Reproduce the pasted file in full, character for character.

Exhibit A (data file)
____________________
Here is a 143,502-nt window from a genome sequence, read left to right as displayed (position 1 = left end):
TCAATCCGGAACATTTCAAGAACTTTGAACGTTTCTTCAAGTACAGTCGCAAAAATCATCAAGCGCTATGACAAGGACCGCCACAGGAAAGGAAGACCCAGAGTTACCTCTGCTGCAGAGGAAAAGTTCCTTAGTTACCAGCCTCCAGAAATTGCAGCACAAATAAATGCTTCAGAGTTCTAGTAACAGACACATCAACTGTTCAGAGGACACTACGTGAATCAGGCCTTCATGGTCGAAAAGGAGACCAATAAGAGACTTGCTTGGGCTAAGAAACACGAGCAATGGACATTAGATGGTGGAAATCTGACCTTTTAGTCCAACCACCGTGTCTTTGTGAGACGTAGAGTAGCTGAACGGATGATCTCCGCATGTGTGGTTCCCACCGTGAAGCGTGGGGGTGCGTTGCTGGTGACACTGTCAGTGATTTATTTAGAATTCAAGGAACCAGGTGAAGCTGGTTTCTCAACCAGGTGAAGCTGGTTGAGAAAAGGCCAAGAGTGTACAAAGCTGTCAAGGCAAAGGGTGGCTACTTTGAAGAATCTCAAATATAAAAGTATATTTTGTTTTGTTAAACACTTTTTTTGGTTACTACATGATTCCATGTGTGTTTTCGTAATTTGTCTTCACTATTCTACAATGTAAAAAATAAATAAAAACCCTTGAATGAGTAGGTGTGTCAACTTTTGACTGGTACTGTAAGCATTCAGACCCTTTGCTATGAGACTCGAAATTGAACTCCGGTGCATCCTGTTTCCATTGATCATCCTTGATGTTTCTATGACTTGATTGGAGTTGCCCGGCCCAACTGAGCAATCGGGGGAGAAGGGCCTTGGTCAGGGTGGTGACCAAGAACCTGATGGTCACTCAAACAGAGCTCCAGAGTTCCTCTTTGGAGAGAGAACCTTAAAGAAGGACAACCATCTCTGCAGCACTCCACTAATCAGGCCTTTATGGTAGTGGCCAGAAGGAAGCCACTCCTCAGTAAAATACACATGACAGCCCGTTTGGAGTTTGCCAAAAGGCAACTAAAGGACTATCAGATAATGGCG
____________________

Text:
Here is a 143,502-nt window from a genome sequence, read left to right as displayed (position 1 = left end):
TCAATCCGGAACATTTCAAGAACTTTGAACGTTTCTTCAAGTACAGTCGCAAAAATCATCAAGCGCTATGACAAGGACCGCCACAGGAAAGGAAGACCCAGAGTTACCTCTGCTGCAGAGGAAAAGTTCCTTAGTTACCAGCCTCCAGAAATTGCAGCACAAATAAATGCTTCAGAGTTCTAGTAACAGACACATCAACTGTTCAGAGGACACTACGTGAATCAGGCCTTCATGGTCGAAAAGGAGACCAATAAGAGACTTGCTTGGGCTAAGAAACACGAGCAATGGACATTAGATGGTGGAAATCTGACCTTTTAGTCCAACCACCGTGTCTTTGTGAGACGTAGAGTAGCTGAACGGATGATCTCCGCATGTGTGGTTCCCACCGTGAAGCGTGGGGGTGCGTTGCTGGTGACACTGTCAGTGATTTATTTAGAATTCAAGGAACCAGGTGAAGCTGGTTTCTCAACCAGGTGAAGCTGGTTGAGAAAAGGCCAAGAGTGTACAAAGCTGTCAAGGCAAAGGGTGGCTACTTTGAAGAATCTCAAATATAAAAGTATATTTTGTTTTGTTAAACACTTTTTTTGGTTACTACATGATTCCATGTGTGTTTTCGTAATTTGTCTTCACTATTCTACAATGTAAAAAATAAATAAAAACCCTTGAATGAGTAGGTGTGTCAACTTTTGACTGGTACTGTAAGCATTCAGACCCTTTGCTATGAGACTCGAAATTGAACTCCGGTGCATCCTGTTTCCATTGATCATCCTTGATGTTTCTATGACTTGATTGGAGTTGCCCGGCCCAACTGAGCAATCGGGGGAGAAGGGCCTTGGTCAGGGTGGTGACCAAGAACCTGATGGTCACTCAAACAGAGCTCCAGAGTTCCTCTTTGGAGAGAGAACCTTAAAGAAGGACAACCATCTCTGCAGCACTCCACTAATCAGGCCTTTATGGTAGTGGCCAGAAGGAAGCCACTCCTCAGTAAAATACACATGACAGCCCGTTTGGAGTTTGCCAAAAGGCAACTAAAGGACTATCAGATAATGGCG